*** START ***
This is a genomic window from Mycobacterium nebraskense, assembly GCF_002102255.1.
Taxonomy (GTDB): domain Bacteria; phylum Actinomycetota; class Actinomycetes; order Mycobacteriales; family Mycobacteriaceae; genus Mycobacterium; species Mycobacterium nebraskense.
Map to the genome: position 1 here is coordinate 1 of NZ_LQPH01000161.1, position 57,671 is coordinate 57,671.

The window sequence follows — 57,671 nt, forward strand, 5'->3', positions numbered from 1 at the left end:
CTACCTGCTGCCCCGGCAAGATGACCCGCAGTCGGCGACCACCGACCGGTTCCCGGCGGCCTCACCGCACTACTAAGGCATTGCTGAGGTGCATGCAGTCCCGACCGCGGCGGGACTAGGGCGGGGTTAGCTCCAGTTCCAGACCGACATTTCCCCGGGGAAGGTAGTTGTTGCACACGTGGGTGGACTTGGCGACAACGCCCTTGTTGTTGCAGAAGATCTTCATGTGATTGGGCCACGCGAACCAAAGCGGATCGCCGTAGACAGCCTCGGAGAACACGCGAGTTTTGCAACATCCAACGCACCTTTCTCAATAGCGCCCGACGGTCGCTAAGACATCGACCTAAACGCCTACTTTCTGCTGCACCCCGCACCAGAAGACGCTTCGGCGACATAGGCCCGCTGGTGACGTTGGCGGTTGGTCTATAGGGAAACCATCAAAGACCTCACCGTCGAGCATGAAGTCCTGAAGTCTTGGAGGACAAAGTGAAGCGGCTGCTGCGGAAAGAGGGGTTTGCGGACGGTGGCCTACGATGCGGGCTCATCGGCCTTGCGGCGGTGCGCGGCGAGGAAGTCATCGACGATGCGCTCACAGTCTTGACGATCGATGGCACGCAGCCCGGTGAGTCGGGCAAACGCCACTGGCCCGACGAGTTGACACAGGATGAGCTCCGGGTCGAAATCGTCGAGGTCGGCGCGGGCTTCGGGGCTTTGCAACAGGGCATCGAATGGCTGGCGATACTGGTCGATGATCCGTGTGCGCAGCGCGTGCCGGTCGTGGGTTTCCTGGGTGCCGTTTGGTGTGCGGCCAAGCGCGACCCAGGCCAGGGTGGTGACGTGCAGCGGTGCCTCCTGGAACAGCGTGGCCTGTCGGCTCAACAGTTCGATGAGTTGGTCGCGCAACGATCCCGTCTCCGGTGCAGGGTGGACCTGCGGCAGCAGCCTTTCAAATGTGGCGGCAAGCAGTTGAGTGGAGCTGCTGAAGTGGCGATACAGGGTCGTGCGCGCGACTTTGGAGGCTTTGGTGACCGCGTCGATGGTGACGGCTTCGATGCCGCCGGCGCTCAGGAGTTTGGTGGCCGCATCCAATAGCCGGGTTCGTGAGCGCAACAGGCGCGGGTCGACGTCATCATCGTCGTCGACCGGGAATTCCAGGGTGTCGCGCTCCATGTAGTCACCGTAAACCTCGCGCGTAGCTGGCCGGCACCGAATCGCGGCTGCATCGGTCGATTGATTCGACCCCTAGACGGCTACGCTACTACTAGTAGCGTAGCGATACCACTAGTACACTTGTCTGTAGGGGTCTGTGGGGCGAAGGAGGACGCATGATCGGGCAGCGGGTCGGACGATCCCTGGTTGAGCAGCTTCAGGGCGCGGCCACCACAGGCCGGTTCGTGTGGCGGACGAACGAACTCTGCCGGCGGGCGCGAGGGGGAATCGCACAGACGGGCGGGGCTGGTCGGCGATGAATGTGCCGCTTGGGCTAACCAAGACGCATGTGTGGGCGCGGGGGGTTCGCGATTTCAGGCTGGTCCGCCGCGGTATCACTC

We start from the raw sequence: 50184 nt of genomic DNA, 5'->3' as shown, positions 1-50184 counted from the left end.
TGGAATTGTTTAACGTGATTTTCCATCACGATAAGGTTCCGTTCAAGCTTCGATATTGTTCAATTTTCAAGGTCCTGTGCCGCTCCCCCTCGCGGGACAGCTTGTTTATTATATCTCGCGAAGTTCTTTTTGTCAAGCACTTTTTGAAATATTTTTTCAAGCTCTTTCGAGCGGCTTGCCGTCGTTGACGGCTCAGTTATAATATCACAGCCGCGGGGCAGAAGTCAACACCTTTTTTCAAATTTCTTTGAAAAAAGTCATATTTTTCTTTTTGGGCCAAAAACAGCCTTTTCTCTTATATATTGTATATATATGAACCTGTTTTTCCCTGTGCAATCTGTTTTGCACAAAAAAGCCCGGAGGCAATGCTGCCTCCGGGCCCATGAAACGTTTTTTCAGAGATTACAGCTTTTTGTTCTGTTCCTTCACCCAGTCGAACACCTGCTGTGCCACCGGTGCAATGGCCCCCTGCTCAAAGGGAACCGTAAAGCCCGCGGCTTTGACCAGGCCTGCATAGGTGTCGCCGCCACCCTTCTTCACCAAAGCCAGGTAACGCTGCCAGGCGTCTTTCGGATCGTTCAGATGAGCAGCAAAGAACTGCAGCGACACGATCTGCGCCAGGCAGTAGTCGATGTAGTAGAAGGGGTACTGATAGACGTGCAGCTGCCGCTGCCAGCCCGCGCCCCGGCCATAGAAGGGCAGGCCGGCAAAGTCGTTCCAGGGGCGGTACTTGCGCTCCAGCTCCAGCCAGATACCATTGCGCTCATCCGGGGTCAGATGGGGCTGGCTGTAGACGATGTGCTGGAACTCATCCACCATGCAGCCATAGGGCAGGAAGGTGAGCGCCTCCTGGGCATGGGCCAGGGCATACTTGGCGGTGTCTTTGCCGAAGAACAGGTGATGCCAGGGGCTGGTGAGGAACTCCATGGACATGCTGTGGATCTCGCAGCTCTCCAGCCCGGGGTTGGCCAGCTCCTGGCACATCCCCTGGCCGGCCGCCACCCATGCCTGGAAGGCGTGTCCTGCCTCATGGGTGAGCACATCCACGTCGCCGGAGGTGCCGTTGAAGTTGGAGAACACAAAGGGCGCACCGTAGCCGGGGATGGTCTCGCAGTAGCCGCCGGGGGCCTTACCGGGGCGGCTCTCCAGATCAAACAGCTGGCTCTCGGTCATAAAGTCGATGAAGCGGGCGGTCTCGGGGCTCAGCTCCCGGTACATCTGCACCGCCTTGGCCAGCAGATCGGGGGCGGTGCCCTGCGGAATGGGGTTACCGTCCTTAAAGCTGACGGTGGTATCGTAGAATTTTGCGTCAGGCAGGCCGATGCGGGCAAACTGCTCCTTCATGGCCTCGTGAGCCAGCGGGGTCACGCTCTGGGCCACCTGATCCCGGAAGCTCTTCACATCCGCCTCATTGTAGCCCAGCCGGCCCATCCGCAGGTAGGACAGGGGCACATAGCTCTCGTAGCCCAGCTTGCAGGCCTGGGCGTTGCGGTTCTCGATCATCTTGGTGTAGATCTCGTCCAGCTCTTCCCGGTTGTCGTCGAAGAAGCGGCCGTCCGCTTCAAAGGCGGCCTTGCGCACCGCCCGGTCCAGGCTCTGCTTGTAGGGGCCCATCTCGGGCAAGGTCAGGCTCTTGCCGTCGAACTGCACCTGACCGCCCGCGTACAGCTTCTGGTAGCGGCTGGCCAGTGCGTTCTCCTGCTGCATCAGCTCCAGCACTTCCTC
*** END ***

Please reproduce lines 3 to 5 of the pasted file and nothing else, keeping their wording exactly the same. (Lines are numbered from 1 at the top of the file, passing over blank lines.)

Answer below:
Map to the genome: position 1 here is coordinate 1 of NZ_LQPH01000161.1, position 57,671 is coordinate 57,671.

The window sequence follows — 57,671 nt, forward strand, 5'->3', positions numbered from 1 at the left end:
CTACCTGCTGCCCCGGCAAGATGACCCGCAGTCGGCGACCACCGACCGGTTCCCGGCGGCCTCACCGCACTACTAAGGCATTGCTGAGGTGCATGCAGTCCCGACCGCGGCGGGACTAGGGCGGGGTTAGCTCCAGTTCCAGACCGACATTTCCCCGGGGAAGGTAGTTGTTGCACACGTGGGTGGACTTGGCGACAACGCCCTTGTTGTTGCAGAAGATCTTCATGTGATTGGGCCACGCGAACCAAAGCGGATCGCCGTAGACAGCCTCGGAGAACACGCGAGTTTTGCAACATCCAACGCACCTTTCTCAATAGCGCCCGACGGTCGCTAAGACATCGACCTAAACGCCTACTTTCTGCTGCACCCCGCACCAGAAGACGCTTCGGCGACATAGGCCCGCTGGTGACGTTGGCGGTTGGTCTATAGGGAAACCATCAAAGACCTCACCGTCGAGCATGAAGTCCTGAAGTCTTGGAGGACAAAGTGAAGCGGCTGCTGCGGAAAGAGGGGTTTGCGGACGGTGGCCTACGATGCGGGCTCATCGGCCTTGCGGCGGTGCGCGGCGAGGAAGTCATCGACGATGCGCTCACAGTCTTGACGATCGATGGCACGCAGCCCGGTGAGTCGGGCAAACGCCACTGGCCCGACGAGTTGACACAGGATGAGCTCCGGGTCGAAATCGTCGAGGTCGGCGCGGGCTTCGGGGCTTTGCAACAGGGCATCGAATGGCTGGCGATACTGGTCGATGATCCGTGTGCGCAGCGCGTGCCGGTCGTGGGTTTCCTGGGTGCCGTTTGGTGTGCGGCCAAGCGCGACCCAGGCCAGGGTGGTGACGTGCAGCGGTGCCTCCTGGAACAGCGTGGCCTGTCGGCTCAACAGTTCGATGAGTTGGTCGCGCAACGATCCCGTCTCCGGTGCAGGGTGGACCTGCGGCAGCAGCCTTTCAAATGTGGCGGCAAGCAGTTGAGTGGAGCTGCTGAAGTGGCGATACAGGGTCGTGCGCGCGACTTTGGAGGCTTTGGTGACCGCGTCGATGGTGACGGCTTCGATGCCGCCGGCGCTCAGGAGTTTGGTGGCCGCATCCAATAGCCGGGTTCGTGAGCGCAACAGGCGCGGGTCGACGTCATCATCGTCGTCGACCGGGAATTCCAGGGTGTCGCGCTCCATGTAGTCACCGTAAACCTCGCGCGTAGCTGGCCGGCACCGAATCGCGGCTGCATCGGTCGATTGATTCGACCCCTAGACGGCTACGCTACTACTAGTAGCGTAGCGATACCACTAGTACACTTGTCTGTAGGGGTCTGTGGGGCGAAGGAGGACGCATGATCGGGCAGCGGGTCGGACGATCCCTGGTTGAGCAGCTTCAGGGCGCGGCCACCACAGGCCGGTTCGTGTGGCGGACGAACGAACTCTGCCGGCGGGCGCGAGGGGGAATCGCACAGACGGGCGGGGCTGGTCGGCGATGAATGTGCCGCTTGGGCTAACCAAGACGCATGTGTGGGCGCGGGGGGTTCGCGATTTCAGGCTGGTCCGCCGCGGTATCACTC